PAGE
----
The fifth annual Standing Up to POTS walk/run, founded by Wittenberg Professor of Biology Cathy Pederson, will take place on Saturday, Oct. 20. Registration begins at 9 a.m. followed by the race at 10 a.m., both along Alumni Way in front of the Benham-Pence Student Center.
POTS, which stands for Postural Orthostatic Tachycardia Syndrome, includes symptoms such as constant fatigue, rapid heartbeat, sensitivity to light and temperature, dizziness, and more. Standing Up to POTS has a mission to improve the quality of life for people with POTS through research, advocacy, and support.
Pederson and her family know firsthand what it’s like to live with the disorder as her teenage daughter suffers from POTS. For Pederson’s daughter the disorder is so harsh that it affects her ability to attend school.
This 5K event is the biggest and most important fundraiser for the Standing Up to POTS organization. The money raised will fund research in the United States, Canada, and Germany. Pederson notes that events like this one have allowed the organization to award $41,250 in research grants.
“I founded Standing Up to POTS after my daughter was diagnosed at age 10,” Pederson said. “I watch a young teen suffer from this disorder every day and wouldn’t wish this on another family. Since its inception in 2014, our local charity has gained international attention. People from more than 150 countries have visited our website, and we have people with POTS from 54 countries who follow our Standing Up to POTS Facebook page. In 2017 and 2018 alone, we have published seven research and awareness articles on POTS and chronic illness.”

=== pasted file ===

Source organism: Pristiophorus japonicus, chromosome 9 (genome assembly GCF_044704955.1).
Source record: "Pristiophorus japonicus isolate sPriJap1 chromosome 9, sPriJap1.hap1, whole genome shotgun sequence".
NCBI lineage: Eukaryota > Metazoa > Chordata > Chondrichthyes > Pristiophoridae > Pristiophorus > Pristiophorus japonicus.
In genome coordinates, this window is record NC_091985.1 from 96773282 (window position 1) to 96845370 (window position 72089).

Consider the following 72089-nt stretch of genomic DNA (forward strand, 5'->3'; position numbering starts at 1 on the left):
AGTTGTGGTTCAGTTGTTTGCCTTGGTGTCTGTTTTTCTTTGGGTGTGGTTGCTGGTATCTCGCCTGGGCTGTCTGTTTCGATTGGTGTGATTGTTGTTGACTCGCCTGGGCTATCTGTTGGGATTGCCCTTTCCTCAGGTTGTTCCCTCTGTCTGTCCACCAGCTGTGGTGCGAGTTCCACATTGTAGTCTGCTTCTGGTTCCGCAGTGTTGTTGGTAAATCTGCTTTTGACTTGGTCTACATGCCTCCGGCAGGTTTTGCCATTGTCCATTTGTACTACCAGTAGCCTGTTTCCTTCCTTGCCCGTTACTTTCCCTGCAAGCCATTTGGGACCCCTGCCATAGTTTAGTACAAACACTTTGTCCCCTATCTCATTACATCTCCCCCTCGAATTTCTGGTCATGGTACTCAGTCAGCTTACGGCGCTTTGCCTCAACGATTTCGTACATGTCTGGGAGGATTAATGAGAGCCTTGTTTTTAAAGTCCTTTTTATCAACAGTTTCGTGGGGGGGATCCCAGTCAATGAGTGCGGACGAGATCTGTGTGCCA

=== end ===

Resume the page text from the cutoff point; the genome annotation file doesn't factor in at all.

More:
Sign up for this year’s race here. Donations are also accepted and are tax-deductible.
Did you know that:
- Approximately one percent of teens are affected by POTS.
- 25% of those with POTS are too sick to go to school or work.
- The physical disability can require teens and young adults to need a wheelchair, cane, and/or shower chair.
- Women and teenage girls are five times more likely to get POTS than their male counterparts.
- POTS can occur after pregnancy, trauma, or a viral illness such as mono.
- By Megan Selby ‘20, Office of University Communications
- Photo by Arek Adeoye on Unsplash